Friday, July 13, 2018
Nancy Jallo, Ph.D., associate professor, Department of Family and Community Health Nursing; Patricia Kinser, Ph.D., associate professor, Department of Family and Community Health Nursing; Jeff Doucette, DNP, adjunct faculty member, Nursing Administrative Leadership concentration
Two full-time and one adjunct faculty member in the VCU School of Nursing will be inducted into the American Academy of Nursing this fall.
Jallo, Kinser and Doucette are among 195 distinguished nurse leaders selected as fellows. They will be honored during the AAN’s annual policy conference, “Transforming Health, Driving Policy,” set for Nov. 1-3 in Washington, D.C.
The AAN fellows, with the addition of this newest class, represent all 50 states, the District of Columbia, and 29 countries. The AAN is comprised of more than 2,500 nurse leaders in education, management, practice, policy and research. Fellow selection criteria include evidence of significant contributions to nursing and health care, and sponsorship by two current AAN fellows.
“Our faculty demonstrate each day that they’re committed to advancing our profession,” said Jean Giddens, Ph.D., dean of the VCU School of Nursing. “The fellow distinction validates that they’re among the top nurses nationwide making a real impact.”
In addition to demonstrating excellence as an associate professor, Jallo conducts biobehavioral research focused on developing and testing innovative, easy-to-implement interventions to improve maternal and infant health outcomes. Jallo is a board-certified clinical nurse specialist and family and women’s health nurse practitioner. She has received numerous awards and honors, including her current appointment as a VCU L. Douglas Wilder School of Government and Public Affairs Office of Public Policy Outreach Translational Research Fellow. She is also chair of the Board of Directors of Physicians for Peace.
Along with her accomplishments as an associate professor, Kinser conducts biobehavioral research largely focused on enhancing women’s wellness across the lifespan, with specific focus on biobehavioral mechanisms of depression and the effects of complementary health interventions. Kinser maintains a practice as a board-certified women’s health nurse practitioner at Health Brigade (formerly the Fan Free Clinic) in Richmond, and serves on the board of the Southern Nursing Research Society as the director of awards. She is the recipient of numerous awards and honors, the most recent being her selection as a 2017-18 fellow of the Society of Behavioral Medicine Leadership Institute and her appointment by Gov. Ralph Northam to represent nurses on the Virginia State Board of Health from 2017-21.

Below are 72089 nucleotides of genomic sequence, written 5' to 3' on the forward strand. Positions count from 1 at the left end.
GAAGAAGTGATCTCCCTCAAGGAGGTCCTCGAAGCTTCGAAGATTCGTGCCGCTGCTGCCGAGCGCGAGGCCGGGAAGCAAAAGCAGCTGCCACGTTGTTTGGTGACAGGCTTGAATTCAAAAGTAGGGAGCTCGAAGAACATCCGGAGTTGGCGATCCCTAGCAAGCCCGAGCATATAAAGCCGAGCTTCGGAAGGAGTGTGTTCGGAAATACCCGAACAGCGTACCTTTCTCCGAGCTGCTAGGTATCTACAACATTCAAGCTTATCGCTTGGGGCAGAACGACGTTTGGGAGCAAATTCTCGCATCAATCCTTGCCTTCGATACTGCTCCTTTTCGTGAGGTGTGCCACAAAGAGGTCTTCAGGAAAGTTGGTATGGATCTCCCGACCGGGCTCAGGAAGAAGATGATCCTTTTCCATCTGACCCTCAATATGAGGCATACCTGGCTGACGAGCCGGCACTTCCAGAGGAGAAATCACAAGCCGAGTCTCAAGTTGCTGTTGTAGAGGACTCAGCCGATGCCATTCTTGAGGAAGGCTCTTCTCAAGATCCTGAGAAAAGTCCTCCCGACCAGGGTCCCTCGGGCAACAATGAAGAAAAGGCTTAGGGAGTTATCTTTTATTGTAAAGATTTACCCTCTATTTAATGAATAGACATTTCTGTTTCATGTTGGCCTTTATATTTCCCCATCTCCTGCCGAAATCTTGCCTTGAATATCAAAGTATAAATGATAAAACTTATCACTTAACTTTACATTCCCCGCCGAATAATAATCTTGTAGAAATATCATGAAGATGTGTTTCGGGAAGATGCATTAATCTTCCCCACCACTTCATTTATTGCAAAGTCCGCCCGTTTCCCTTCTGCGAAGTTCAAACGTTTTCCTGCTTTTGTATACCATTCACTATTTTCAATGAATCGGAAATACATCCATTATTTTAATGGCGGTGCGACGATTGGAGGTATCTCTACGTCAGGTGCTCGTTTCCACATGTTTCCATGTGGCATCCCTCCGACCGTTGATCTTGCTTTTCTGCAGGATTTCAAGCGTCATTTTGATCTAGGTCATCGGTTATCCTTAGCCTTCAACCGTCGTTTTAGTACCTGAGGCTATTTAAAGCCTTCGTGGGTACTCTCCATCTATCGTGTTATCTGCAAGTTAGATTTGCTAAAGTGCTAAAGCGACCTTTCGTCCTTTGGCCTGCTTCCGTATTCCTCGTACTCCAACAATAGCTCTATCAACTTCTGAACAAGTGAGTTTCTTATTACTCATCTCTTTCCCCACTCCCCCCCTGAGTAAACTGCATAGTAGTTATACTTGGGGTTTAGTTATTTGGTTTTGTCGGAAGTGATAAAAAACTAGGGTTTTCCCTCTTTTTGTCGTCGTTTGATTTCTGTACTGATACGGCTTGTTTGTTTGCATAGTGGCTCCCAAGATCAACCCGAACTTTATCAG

Doucette, an adjunct faculty member in the Nursing Administrative Leadership concentration in VCU School of Nursing’s graduate program, is vice president of the Magnet Recognition Program and Pathway to Excellence? at the American Nurses Credentialing Center. He formerly served as regional vice president of clinical services and chief nursing officer for Bon Secours Hampton Roads Health System in Hampton Roads. Doucette is a Robert Wood Johnson Foundation Executive Nurse Fellow and a fellow in the American College of Healthcare Executives.
The three new fellows will join several current VCU nursing faculty members who already have been recognized as AAN fellows:
- Jean Giddens, Ph.D., dean of the VCU School of Nursing
- Debra Barksdale, Ph.D., professor and associate dean of academic affairs
- Deborah McGuire, Ph.D., professor and associate dean for research, scholarship and innovation
- Beth Rodgers, Ph.D., professor and chair of the Department of Adult Health and Nursing Systems